- Doudna, Jennifer. “We Can Now Edit Our DNA. But Let’s Do It Wisely.” TED. TED Conferences, Sept. 2015. Web. 26 Jan. 2016.
Jennifer Doudna, the co-inventor of the new gene editing technology, CRISPR-Cas9, explains how it works and its potential uses. The breakthrough for this new technology came from the study of bacteria. The CRISPR technology uses a protein called Cas9. A guide RNA (synthetically made) that matches the sequence of the DNA in question, at a specific location, attaches to the Cas9 protein to form a complex. Once this complex finds matching DNA sequences, it attaches at that site, and the Cas9 makes a precise cut, removing that DNA strand. After a break, the cell can repair the site by integrating a new piece of DNA. This is why the CRISPR technology is so important for genome engineering- it allows us to insert new DNA into an organism at a specific location.
Many new gene editing tools have been developed but CRISPR is the most efficient and easy to use. Previous methods couldn’t control where a gene was cut or where new genes were added. CRISPR, however, through the use of Cas9 and the synthetically made guide RNAs (combination of tracrRNA and spacer RNA), is able to cut a genome in an exact location. The CRISPR technique has been used on mice embryos to produce new mice models. The CRISPR method has also been used on crops to disable genes and recently has been used to target genes related to human diseases. The CRISPR method, however, is not perfect. According to some tests, there is a possibility the guide RNA can target DNA that differs from the intended DNA by up to five bases (A, T, G, C). In some cases, the guide RNA targets the wrong DNA, potentially causing unnecessary breaks.
- Caplan, A. L., B. Parent, M. Shen, and C. Plunkett. “No Time to Waste–the Ethical Challenges Created by CRISPR.” EMBO Reports 16.11 (2015): 1421-426. Web.
There are many ethical concerns with the CRISPR technology. One concern is the ability to edit human embryos. Many people argue this is unsafe and crosses ethical lines. The next big concern is related to GMOs. Organisms have been genetically modified for years, yet many people still have major concerns. With CRISPR technology, it will be much easier and cheaper to produce these potentially unsafe genetically modified organisms. Because the process is so simple, in the wrong hands, CRISPR could also be used to create harmful viruses and bioweapons.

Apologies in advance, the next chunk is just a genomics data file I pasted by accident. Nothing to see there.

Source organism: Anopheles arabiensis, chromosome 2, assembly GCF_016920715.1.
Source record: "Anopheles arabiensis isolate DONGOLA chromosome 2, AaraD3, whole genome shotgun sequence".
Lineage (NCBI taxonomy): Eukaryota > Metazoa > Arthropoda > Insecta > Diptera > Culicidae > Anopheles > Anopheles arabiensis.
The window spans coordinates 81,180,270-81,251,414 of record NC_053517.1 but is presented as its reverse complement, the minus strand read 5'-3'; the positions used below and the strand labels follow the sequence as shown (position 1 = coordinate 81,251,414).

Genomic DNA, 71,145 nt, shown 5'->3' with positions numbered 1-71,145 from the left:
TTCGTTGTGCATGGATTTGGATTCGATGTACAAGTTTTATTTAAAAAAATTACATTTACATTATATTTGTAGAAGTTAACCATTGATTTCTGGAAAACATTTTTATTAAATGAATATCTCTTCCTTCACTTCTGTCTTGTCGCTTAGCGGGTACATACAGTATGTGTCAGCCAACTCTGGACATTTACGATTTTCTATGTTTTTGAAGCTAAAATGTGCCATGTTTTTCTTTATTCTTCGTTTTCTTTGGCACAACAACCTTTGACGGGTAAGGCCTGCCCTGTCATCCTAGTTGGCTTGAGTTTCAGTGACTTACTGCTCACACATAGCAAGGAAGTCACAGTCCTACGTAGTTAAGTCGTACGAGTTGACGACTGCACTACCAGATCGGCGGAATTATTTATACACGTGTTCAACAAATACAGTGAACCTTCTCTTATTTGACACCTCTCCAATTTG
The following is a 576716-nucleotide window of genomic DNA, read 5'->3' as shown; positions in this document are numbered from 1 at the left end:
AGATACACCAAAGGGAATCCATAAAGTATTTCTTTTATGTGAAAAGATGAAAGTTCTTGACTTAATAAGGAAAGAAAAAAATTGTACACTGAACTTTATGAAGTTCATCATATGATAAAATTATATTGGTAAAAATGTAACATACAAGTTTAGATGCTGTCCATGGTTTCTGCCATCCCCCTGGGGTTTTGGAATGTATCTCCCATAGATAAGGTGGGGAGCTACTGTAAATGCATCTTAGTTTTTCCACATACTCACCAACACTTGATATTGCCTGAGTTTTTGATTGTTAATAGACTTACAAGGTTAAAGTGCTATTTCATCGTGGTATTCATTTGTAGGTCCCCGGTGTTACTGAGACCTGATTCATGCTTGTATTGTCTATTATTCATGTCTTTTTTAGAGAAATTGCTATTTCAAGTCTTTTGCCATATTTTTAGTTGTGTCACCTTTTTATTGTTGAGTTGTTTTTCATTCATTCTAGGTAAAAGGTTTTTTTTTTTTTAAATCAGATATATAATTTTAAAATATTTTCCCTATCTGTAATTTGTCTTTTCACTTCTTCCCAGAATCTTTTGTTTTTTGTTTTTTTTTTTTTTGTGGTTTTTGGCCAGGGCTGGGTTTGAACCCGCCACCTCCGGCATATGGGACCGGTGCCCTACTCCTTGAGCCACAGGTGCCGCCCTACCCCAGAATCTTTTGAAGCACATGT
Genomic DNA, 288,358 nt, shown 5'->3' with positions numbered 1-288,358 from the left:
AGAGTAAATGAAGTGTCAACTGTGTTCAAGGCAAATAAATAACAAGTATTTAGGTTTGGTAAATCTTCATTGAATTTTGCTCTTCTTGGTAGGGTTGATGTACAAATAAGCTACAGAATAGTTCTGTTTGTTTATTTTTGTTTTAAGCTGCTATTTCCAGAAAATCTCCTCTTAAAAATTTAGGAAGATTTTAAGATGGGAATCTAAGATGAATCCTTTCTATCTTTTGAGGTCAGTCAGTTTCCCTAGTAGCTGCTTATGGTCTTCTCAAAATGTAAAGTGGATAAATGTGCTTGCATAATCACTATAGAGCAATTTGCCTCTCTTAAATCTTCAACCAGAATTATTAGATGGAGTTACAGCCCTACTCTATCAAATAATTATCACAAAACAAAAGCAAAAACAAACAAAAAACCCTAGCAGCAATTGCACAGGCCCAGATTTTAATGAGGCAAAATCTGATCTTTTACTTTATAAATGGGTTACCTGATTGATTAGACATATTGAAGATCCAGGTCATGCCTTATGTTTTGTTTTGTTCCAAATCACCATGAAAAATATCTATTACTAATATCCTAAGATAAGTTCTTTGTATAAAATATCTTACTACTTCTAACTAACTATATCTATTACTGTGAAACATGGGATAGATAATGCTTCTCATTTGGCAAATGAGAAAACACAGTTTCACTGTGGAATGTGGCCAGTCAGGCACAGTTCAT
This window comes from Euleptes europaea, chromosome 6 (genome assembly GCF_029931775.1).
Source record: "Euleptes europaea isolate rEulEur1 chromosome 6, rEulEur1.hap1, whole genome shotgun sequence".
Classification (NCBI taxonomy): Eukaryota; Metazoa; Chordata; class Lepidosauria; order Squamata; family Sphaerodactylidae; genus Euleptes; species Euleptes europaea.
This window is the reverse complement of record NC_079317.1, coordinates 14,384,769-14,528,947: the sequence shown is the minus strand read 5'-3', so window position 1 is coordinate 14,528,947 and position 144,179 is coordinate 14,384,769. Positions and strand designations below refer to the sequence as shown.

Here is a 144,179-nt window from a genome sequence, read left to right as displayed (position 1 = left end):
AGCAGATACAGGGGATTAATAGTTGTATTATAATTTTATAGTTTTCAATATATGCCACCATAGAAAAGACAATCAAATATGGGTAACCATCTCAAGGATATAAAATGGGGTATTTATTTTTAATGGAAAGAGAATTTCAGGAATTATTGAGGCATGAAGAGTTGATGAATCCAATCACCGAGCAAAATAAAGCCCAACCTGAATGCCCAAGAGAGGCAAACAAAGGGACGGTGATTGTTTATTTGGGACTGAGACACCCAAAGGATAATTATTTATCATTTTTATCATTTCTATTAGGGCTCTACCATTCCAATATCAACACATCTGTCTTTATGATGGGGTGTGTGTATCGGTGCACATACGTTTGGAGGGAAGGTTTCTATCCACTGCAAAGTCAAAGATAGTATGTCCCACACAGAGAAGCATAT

- Bassett, Andrew R., and Ji-Long Liu. “CRISPR/Cas9 and Genome Editing in Drosophila.” Journal of Genetics and Genomics1 (2013): 7-19. ScienceDirect. 18 Dec. 2013. Web. 28 Jan. 2016.
This article first introduces previous gene editing methods such as zinc fingers and explains the problems associated with those methods. It then goes on to describe how the CRISPR (clustered regularly interspaced short palindromic repeat) system has been used in Drosophila (flies) and the varying outcomes (links to studies are also included). Many tests have been done on flies using a multitude of techniques (inserting plasmids, inserting mRNA, etc). They all showed positive changes in the Drosophila DNA because of the CRISPR method. These studies are important for expanding the CRISPR technology. The article also discusses limitations to the CRISPR system such as the sgRNA (simple guide RNA) cleaving efficiency, where the complex isn’t able to cut the DNA. This could occur because of the structure of the Cas9/RNA complex or the chromatin structure. Any disfiguration in these structures could decrease the complex’s performance.
- “New Studies Advance Understanding of CRISPR Gene Editing.” HHMI News. Howard Hughes Medical Institute, 1 Dec. 2015. Web. 28 Jan. 2016.
This article goes into more detail about how the CRISPR technology works and discusses Cas9’s ability to attach to its true target. It is quite common for Cas9 to attach to the wrong site, but very uncommon for cleaving to occur. Scientists performed a study to determine how Cas9 avoids cleaving at incorrect sites (the complex quickly moves on when the RNA and DNA aren’t an exact match, not leaving enough time for a cut) and how it can quickly find its true target in a sea of DNA. Another study of Cas9 shows it surprisingly persisting in heterochromatin regions. In clustered DNA, the protein is slowed but still persists.